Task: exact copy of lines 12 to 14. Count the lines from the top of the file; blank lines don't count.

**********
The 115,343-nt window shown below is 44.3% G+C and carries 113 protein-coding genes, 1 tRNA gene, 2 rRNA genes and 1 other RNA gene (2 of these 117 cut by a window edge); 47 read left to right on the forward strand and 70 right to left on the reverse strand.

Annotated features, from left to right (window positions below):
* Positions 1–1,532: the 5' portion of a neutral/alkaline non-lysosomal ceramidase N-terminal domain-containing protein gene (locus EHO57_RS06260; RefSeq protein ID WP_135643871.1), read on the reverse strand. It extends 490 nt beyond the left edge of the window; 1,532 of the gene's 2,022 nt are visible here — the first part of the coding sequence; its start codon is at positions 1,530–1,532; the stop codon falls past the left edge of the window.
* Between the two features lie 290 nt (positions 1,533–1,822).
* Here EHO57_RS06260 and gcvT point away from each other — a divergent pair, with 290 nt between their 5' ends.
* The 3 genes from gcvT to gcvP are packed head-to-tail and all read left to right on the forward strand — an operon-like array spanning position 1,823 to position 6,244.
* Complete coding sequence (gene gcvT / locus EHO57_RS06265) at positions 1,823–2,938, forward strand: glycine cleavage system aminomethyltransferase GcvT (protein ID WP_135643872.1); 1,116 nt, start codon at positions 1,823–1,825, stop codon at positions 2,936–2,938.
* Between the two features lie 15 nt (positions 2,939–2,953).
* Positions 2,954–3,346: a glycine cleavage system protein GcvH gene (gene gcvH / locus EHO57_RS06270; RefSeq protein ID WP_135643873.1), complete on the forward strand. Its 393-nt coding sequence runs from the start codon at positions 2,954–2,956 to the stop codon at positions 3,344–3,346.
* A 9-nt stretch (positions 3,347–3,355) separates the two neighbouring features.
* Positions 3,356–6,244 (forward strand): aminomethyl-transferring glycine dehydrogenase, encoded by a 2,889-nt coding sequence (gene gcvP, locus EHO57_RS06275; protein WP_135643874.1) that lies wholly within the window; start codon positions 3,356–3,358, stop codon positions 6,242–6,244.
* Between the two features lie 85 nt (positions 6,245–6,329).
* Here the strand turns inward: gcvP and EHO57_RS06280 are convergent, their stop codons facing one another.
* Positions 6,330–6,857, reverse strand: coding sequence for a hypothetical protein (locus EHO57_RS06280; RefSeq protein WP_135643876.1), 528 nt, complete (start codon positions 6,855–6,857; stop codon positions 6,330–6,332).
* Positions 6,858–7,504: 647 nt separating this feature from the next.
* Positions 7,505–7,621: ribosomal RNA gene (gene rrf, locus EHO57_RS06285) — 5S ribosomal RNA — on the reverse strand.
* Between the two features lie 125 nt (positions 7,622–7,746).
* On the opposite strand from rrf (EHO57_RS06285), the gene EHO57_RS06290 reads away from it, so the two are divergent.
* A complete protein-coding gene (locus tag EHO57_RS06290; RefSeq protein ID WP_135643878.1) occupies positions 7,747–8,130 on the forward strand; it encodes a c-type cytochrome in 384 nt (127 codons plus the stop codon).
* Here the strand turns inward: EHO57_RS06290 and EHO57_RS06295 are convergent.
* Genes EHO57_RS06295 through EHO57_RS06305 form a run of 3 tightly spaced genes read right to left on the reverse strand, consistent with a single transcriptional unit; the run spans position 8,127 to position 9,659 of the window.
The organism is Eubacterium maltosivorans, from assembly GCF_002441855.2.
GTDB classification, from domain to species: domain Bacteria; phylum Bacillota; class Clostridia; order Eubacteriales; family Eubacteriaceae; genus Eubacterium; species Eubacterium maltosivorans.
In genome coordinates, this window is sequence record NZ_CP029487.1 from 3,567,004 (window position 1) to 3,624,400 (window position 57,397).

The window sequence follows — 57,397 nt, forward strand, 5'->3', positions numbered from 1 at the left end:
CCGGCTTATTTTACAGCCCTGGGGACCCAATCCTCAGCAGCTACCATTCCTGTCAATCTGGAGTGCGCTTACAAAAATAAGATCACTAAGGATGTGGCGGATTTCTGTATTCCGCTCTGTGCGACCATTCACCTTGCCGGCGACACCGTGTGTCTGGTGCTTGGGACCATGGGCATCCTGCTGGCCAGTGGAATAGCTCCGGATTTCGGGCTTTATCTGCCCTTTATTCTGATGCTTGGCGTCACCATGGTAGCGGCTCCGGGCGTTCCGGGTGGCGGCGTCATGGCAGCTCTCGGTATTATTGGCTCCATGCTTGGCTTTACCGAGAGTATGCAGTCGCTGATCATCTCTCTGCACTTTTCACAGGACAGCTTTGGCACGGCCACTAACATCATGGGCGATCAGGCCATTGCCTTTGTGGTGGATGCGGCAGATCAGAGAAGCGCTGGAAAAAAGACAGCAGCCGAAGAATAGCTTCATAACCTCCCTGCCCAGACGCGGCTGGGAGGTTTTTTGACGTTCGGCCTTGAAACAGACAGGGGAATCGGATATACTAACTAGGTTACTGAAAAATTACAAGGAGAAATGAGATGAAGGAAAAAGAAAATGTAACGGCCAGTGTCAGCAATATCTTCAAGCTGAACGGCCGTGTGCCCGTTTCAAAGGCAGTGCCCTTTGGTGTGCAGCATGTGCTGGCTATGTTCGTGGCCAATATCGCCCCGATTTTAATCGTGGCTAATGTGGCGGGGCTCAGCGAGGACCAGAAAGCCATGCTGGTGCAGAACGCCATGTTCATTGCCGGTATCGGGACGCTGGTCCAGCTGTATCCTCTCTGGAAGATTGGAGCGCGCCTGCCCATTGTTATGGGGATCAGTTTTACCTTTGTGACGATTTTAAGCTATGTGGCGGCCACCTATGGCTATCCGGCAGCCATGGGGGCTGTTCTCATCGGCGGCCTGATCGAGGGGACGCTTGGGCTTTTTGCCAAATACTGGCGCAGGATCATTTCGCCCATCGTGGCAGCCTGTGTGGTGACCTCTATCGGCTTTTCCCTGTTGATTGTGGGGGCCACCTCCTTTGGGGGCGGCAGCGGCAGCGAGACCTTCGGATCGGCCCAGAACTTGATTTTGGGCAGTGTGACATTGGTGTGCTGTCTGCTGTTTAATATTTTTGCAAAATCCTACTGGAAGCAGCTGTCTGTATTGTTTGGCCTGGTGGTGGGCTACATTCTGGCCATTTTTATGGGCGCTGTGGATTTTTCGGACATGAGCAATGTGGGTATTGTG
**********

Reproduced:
* Between the two features lie 85 nt (positions 6,245–6,329).
* Here the strand turns inward: gcvP and EHO57_RS06280 are convergent, their stop codons facing one another.
* Positions 6,330–6,857, reverse strand: coding sequence for a hypothetical protein (locus EHO57_RS06280; RefSeq protein WP_135643876.1), 528 nt, complete (start codon positions 6,855–6,857; stop codon positions 6,330–6,332).